The price paid was by the (former) Christian governor, railroaded on trumped up charges of ‘blasphemy’, and then jailed.
Indonesia: Free Speech vs. Treason
by Jacobus E. Lato • May 15, 2017 at 4:30 am
- On April 19, the campaign of Jakarta’s radicals chanting, “We want a Muslim governor!” paid off, as Ahok was defeated in the gubernatorial election. Exit polls on election day indicated that religion was the main factor behind the voting.
- On May 10, Indonesia’s radicals scored a second victory, when Ahok was found guilty of blaspheming Islam and sentenced to two years in prison.
- The verdict came as a surprise even to the prosecutors of the case — they had requested only a suspended sentence for the offense of “inciting hatred”.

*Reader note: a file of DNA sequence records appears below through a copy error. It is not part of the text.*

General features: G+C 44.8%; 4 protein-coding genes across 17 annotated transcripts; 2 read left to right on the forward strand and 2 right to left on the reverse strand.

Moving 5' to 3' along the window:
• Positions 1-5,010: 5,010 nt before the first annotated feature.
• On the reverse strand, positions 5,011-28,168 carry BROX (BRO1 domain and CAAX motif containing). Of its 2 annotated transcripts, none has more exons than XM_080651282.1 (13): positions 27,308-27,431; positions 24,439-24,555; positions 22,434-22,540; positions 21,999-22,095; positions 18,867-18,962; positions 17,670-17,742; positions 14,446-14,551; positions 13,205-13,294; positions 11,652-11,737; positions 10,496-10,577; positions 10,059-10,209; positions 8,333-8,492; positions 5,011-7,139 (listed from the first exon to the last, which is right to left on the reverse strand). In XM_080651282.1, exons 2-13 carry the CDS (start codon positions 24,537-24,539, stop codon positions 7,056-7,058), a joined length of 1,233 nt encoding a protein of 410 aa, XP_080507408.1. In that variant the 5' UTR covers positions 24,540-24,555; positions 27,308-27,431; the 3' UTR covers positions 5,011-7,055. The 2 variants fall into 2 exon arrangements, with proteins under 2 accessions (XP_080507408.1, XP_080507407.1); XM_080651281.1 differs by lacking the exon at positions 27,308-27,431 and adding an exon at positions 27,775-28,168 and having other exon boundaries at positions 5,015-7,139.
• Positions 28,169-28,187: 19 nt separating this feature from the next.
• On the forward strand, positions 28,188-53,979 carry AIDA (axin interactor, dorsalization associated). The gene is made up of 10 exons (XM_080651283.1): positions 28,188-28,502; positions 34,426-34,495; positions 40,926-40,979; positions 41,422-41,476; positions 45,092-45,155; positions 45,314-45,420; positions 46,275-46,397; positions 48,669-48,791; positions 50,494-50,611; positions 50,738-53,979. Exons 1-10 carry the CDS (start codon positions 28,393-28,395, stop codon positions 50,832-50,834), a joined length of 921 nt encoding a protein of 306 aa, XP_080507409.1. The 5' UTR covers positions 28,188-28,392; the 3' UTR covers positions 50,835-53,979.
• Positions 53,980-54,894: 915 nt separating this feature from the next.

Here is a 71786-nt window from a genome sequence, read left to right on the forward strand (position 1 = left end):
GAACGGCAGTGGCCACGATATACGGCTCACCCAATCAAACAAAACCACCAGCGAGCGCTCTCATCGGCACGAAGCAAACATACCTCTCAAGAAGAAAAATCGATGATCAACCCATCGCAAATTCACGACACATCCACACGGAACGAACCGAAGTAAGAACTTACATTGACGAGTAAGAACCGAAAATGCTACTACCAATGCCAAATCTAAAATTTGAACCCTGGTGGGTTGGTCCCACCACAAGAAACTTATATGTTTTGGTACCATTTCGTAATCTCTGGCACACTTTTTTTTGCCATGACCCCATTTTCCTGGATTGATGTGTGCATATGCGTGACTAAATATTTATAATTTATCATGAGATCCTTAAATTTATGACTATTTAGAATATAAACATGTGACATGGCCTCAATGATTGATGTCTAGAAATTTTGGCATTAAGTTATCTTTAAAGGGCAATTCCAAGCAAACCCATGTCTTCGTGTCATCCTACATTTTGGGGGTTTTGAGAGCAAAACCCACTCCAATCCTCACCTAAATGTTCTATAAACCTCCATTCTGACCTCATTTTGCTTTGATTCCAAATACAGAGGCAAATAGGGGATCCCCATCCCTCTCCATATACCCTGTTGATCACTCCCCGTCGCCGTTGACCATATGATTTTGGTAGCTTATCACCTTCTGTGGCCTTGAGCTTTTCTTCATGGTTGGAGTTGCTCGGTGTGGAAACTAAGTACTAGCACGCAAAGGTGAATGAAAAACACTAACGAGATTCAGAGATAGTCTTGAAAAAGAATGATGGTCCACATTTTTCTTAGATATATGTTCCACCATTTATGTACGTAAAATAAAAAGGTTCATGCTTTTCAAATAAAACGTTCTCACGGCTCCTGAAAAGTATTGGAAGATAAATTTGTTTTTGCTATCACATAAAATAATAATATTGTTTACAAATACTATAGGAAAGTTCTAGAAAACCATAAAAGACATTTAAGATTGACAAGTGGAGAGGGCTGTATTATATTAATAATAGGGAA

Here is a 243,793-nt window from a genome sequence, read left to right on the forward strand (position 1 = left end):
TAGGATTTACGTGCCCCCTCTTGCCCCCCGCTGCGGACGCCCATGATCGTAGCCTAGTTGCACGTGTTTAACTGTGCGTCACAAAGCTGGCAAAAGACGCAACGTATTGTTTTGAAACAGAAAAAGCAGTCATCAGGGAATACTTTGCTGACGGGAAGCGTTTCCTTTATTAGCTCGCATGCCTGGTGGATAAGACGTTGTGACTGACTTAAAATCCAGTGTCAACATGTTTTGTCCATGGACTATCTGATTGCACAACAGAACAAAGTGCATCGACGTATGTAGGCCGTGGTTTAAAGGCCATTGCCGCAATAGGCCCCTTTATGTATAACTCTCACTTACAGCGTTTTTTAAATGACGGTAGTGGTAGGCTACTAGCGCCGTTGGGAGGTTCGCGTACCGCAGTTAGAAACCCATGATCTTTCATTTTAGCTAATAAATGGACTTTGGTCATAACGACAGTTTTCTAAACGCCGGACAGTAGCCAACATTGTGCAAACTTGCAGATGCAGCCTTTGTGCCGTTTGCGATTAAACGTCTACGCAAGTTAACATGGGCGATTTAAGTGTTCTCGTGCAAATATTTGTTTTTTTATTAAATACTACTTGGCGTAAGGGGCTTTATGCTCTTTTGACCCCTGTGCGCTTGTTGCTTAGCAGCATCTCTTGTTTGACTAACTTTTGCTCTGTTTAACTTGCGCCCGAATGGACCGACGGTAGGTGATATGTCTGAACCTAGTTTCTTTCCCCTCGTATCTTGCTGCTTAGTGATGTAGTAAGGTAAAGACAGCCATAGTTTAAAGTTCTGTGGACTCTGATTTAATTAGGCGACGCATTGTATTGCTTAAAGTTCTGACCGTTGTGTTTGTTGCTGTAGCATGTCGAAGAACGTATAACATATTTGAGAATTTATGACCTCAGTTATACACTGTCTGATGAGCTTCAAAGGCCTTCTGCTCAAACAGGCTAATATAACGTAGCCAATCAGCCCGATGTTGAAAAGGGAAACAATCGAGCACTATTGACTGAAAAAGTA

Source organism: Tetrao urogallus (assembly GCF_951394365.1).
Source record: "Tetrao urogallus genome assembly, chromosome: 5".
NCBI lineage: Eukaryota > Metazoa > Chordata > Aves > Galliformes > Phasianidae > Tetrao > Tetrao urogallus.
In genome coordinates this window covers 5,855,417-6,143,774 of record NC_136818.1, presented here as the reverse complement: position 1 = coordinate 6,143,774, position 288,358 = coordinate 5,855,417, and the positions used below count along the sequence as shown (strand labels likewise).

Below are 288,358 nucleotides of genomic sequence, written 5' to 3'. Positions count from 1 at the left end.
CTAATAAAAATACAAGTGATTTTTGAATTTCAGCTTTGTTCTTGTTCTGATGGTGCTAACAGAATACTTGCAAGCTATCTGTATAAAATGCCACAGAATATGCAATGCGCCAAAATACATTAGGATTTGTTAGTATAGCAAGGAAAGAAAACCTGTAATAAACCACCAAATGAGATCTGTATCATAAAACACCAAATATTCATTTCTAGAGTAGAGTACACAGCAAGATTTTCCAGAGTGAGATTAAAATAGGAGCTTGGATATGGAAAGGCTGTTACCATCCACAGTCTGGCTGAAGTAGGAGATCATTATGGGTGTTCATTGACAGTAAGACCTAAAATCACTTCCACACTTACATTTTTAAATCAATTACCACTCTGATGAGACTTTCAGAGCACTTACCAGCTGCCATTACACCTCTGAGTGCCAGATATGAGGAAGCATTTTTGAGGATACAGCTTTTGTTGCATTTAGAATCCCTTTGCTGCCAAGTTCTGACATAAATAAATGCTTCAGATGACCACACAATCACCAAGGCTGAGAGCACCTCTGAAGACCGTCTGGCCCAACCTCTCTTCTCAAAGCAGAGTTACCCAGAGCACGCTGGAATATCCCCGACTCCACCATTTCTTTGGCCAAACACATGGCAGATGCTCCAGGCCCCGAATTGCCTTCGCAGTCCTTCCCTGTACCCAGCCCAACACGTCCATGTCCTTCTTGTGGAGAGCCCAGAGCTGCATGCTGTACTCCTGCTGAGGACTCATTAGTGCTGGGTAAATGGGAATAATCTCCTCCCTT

In the two decades since the fall of Indonesian President Suharto’s 32-year reign in 1998, the use of the accusation of “treason” as a governmental tool to quash political opposition gradually reemerged in the world’s largest Muslim-majority country.
Today, however, those trying to overthrow the leadership are Islamists intent on unraveling the fabric of a pluralistic society.
This situation has led to the debate over freedom of speech and the separation of church and state — or, here, mosque and state.
Four recent rallies in the capital city of Jakarta illustrate the nature of what has become a full-blown controversy. In each case, protesters gathered outside mosques after Friday prayers for what they claim are “spontaneous” demonstrations made necessary by their clerics’ lack of financial resources to plan and stage such events. But evidence collected by Indonesian authorities indicates otherwise.